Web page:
MILL CREEK — The dinner at Ruth’s Chris Steak House starred the rib eye.
The city manager’s entree was accompanied by a special crab-cake topping, two cosmopolitan cocktails and a dessert of crème brûlée. Rebecca Polizzotto charged it to her Mill Creek city credit card while attending a work conference in Texas.
Less than two hours later, that $158.14 bill was followed by a $29.23 order to Polizzotto’s room at the San Antonio Marriott Riverwalk. It included s’mores cupcakes, ice cream and coffee.
“Mill Creek hosted dinner,” was scrawled by way of explanation on a receipt. “(City manager) paid for hosting dinner pending adoption of new business expense policy.”
The Texas tab, from October, is among the charges that caught state auditors’ attention as they scrutinized Mill Creek’s finances, including Polizzotto’s spending since she started working there in 2015.
The City Council placed Polizzotto on paid leave last month, but declined to say why. The state audit came out two days later. Auditors issued a finding, an accounting term for a significant financial issue.
Attempts to reach Polizzotto for this story were unsuccessful.
Receipts detail how that money was spent. The documents were obtained recently by The Daily Herald through public records requests to the city and the state Auditor’s Office.
City policies forbid using taxpayer money to buy alcohol, even if the cost is reimbursed. That was the case long before the city updated its internal spending rules in April. Yet receipts show about two dozen booze charges on Polizzotto’s city credit card, including the Texas trip, as well as others in Spokane in 2017, Mill Creek in 2016 and Seattle in 2015.
To cover the Texas charges, Polizzotto wrote a personal check in mid-December.
Reimbursement for at least one other tab came in nearly two years after the fact.
A gin martini and a beer charged on Polizzotto’s city credit card at a Mill Creek restaurant in April 2016 weren’t paid back until February of this year. Other city-paid tabs, including alcohol and generous tips from 2016 and 2017, also were repaid in February.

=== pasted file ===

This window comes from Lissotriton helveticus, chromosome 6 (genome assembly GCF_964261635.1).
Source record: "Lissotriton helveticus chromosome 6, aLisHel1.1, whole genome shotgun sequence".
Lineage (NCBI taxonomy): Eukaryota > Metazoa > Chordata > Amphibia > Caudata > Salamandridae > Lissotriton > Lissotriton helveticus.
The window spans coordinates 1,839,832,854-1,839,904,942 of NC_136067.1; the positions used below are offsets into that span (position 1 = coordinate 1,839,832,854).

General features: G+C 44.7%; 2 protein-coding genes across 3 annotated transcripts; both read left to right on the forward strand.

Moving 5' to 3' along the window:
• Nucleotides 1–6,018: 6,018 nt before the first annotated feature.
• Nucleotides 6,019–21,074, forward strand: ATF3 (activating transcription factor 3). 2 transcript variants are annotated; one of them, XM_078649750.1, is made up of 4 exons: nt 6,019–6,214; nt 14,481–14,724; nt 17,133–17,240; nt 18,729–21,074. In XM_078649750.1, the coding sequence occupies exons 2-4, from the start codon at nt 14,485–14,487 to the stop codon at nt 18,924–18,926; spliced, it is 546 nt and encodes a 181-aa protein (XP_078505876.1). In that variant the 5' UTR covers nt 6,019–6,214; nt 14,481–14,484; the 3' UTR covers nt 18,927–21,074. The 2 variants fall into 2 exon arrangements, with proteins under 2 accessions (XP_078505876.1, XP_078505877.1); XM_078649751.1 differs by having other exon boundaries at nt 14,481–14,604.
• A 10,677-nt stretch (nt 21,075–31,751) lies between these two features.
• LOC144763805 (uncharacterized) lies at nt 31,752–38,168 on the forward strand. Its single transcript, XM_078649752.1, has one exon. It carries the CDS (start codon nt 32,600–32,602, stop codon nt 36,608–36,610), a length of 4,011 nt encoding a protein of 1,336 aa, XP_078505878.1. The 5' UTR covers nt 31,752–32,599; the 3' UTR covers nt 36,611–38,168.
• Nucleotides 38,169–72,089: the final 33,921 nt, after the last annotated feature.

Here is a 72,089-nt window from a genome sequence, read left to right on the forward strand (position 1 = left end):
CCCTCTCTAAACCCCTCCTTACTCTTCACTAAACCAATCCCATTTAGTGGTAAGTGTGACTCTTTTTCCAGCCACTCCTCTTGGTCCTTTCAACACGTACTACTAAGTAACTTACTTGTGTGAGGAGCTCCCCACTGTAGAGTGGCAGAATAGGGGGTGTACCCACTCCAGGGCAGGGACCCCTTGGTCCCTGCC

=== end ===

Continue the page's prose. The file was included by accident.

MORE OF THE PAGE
By the time Polizzitto signed the first reimbursement check late last year, a state audit team had already been in Mill Creek for weeks, poring over city records as part of the most recent audit. They were following up on a 2017 recommendation for Mill Creek to adopt stricter policies for business meals and gifts recognizing employee accomplishments. The recent audit unearthed itemized receipts not initially provided when the city paid for the steakhouse dinner and other questionable public expenses.
The bulk of the expenses at issue were made on the city manager’s credit card, including $269 for alcohol and another $955 for meals. That spending spanned the tenure of three different city finance directors who reported to the city manager.
Financial experts later tracked down receipts showing that Polizzotto charged meals to room service at the Davenport Grand during a business trip to Spokane in August 2017, even though the conference included those meals. Room service charged to Mill Creek at a Seattle hotel in September 2015 were labeled as meetings with other professionals at a city-manager conference.
Councilman Mike Todd said Tuesday that the expenses detailed in the public records deserve a closer look.
“This is not how I would spend public money,” Todd said. “This is not how taxpayers would expect us to spend public money. This does not look like an isolated ‘oops.’ I’d like to know what was behind it.”
The city’s new spending policies for employees set caps on daily expenses, “eliminating the need for detailed receipts, except in specially noted circumstances,” city officials wrote in an official response to the state audit.
Todd said he would insist on reviewing those policies to see if they are adequate.
Mayor Pam Pruitt referred questions about Polizzotto’s spending to the city attorney and the interim city manager.
Polizzotto has been absent from work since April, citing illness.
Since May, the City Council has called a series of special meetings with closed-door sessions to discuss personnel matters and potential litigation. It’s unclear whether either of those issues relate to the city manager. Each qualifies as an exemption under open public meeting laws.
One of the special meetings took place June 8, a Friday evening, when the council issued a unanimous statement defending Polizzotto against allegations in a weekly newspaper. The statement expressed hope that she would return to work soon. A week and a half later, however, the council placed her on 45 days paid administrative leave, effective immediately.
Polizzotto joined the city in April 2015. She impressed other city leaders with her background as a former assistant attorney general in Alaska and small-town city manager in Georgia. The council tasked her with reforming the culture at City Hall and balancing the budget.
The top administrator for the town of 20,000 people commands a base salary of $173,825. That nearly matches Gov. Jay Inslee’s $175,353 annual pay. The Mill Creek city manager also receives a $300 monthly car allowance and last year got a one-time payment of $16,000 labeled as an “employee award.”
Polizzotto’s absence is proving costly.
Since placing her on leave, Mill Creek has contracted with former city manager Bob Stowe to fill the job on an interim basis for up to three months, according to public records. Stowe’s contract with Mill Creek pays him a retainer of $5,500 per week. He’s expected to put in at least 20 hours on the job each week. Under the agreement, he is owed $275 per hour “at a minimum rate” beyond that.